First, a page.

Being more certain about random assignment in social policy evaluations

Stafford, B. (2002) Being more certain about random assignment in social policy evaluations. Social Policy and Society, 1 (4). pp. 275-284. ISSN 1474-7464

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Official URL: http://journals.cambridge.org/action/displayIssue?jid=SPS&volumeId=1&issueId=04

Abstract

Social experiments have been widely utilised in evaluations of social programmes in the US to identify ‘what works’, whilst in the UK their use is more controversial. This paper explores the paradigmatic, technical and practical issues evaluators confront in using randomised experiments to evaluate social policies. Possible remedies to some of these problems are outlined. It is argued that although no evaluation methodology is problem-free, policy makers and researchers should be more confident about the merits of using random assignment, provided it is used in conjunction with other methodologies more suited to understanding why and how interventions work.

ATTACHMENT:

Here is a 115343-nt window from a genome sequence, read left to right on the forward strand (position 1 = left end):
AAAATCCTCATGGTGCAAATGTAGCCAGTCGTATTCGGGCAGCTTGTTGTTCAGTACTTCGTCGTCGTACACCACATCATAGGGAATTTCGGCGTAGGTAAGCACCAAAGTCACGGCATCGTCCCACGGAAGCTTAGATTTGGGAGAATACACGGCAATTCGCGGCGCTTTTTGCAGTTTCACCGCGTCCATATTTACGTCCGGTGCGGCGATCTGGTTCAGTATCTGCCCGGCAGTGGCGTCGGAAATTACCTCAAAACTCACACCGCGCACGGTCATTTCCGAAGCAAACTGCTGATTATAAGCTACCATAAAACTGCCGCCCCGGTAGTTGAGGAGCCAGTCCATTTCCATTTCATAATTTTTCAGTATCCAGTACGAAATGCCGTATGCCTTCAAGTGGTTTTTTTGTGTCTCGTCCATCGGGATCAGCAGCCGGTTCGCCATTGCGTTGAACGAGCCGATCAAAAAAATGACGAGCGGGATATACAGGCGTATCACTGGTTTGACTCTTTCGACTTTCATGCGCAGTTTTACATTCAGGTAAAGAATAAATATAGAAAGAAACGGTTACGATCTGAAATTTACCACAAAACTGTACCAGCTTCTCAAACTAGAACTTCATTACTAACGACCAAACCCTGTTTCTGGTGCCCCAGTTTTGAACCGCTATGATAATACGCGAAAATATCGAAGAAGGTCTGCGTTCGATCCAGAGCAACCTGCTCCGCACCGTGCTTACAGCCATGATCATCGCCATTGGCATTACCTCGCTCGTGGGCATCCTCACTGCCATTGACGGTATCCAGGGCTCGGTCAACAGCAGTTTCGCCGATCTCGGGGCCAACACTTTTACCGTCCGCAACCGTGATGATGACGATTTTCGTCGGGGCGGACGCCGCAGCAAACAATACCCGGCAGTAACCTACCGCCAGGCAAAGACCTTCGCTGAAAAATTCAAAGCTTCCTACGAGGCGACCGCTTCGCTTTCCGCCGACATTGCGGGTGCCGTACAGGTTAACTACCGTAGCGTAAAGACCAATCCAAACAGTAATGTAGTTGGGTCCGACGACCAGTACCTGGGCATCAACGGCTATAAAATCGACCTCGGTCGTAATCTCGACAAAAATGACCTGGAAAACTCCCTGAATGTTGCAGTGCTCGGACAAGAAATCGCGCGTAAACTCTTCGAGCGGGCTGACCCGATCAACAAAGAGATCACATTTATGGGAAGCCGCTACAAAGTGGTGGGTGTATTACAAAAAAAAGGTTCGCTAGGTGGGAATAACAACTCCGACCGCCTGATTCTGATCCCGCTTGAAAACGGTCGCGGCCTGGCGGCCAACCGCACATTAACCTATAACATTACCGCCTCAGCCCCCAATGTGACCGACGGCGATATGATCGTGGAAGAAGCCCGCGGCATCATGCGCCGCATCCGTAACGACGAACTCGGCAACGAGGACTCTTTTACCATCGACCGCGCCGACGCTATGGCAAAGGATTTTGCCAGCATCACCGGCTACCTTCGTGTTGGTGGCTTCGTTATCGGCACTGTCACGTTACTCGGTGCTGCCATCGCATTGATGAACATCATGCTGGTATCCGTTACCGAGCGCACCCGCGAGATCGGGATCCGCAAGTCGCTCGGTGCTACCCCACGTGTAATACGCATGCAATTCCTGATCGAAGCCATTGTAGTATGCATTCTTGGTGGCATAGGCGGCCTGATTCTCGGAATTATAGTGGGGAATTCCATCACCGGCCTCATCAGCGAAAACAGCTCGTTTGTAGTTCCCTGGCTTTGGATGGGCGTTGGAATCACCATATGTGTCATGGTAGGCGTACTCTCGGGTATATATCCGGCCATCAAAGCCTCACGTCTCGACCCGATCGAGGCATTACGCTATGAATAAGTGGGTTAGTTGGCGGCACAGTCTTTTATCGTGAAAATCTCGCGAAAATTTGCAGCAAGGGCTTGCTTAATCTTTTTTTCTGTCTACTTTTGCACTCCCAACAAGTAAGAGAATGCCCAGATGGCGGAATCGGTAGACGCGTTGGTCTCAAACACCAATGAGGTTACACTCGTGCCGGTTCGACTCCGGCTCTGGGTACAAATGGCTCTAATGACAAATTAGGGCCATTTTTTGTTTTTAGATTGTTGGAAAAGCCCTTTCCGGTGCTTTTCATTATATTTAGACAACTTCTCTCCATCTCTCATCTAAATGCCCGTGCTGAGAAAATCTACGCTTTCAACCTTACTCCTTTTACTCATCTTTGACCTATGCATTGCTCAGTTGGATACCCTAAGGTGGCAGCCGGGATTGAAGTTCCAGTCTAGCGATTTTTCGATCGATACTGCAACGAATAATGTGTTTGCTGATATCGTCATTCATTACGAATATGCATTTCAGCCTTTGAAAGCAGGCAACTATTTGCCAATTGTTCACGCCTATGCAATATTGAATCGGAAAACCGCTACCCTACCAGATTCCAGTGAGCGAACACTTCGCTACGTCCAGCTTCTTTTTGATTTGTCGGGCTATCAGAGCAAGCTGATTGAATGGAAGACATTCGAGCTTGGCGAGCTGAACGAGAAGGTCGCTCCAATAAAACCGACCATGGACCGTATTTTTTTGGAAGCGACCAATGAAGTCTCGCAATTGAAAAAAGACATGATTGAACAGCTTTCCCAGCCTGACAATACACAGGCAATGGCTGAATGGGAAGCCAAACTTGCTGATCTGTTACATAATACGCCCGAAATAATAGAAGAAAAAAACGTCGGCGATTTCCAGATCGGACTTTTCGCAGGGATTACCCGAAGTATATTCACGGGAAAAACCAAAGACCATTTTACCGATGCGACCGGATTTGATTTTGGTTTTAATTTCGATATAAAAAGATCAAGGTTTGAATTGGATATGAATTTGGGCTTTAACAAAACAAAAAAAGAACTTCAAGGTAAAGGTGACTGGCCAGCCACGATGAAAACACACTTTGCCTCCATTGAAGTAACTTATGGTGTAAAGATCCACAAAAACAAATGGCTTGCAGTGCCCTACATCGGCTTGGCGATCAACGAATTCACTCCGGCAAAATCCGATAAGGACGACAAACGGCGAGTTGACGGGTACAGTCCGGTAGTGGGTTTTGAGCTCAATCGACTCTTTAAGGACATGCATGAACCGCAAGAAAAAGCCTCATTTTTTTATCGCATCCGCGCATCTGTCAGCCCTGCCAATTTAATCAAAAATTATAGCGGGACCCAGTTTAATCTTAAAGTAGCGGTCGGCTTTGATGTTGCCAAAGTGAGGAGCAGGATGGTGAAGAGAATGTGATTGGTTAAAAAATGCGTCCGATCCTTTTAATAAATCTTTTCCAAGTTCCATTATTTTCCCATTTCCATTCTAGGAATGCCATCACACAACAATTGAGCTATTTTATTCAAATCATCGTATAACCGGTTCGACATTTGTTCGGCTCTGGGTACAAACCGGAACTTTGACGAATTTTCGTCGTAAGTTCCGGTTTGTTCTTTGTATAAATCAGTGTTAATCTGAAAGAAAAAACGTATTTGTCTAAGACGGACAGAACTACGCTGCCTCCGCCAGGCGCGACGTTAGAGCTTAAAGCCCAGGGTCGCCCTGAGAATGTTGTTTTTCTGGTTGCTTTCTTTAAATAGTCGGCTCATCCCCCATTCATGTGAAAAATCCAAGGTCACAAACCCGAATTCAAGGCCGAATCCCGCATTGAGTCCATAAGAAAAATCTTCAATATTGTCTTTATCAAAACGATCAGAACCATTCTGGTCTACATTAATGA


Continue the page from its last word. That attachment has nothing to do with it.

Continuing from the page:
Item Type:Article
Uncontrolled Keywords:random assignment,social policy, evaluations
Schools/Departments:Faculty of Social Sciences, Law and Education > School of Sociology and Social Policy
ID Code:732
Deposited By:Stafford, Prof Bruce
Deposited On:14 Jan 2008 16:56
Last Modified:14 Jan 2008 17:13

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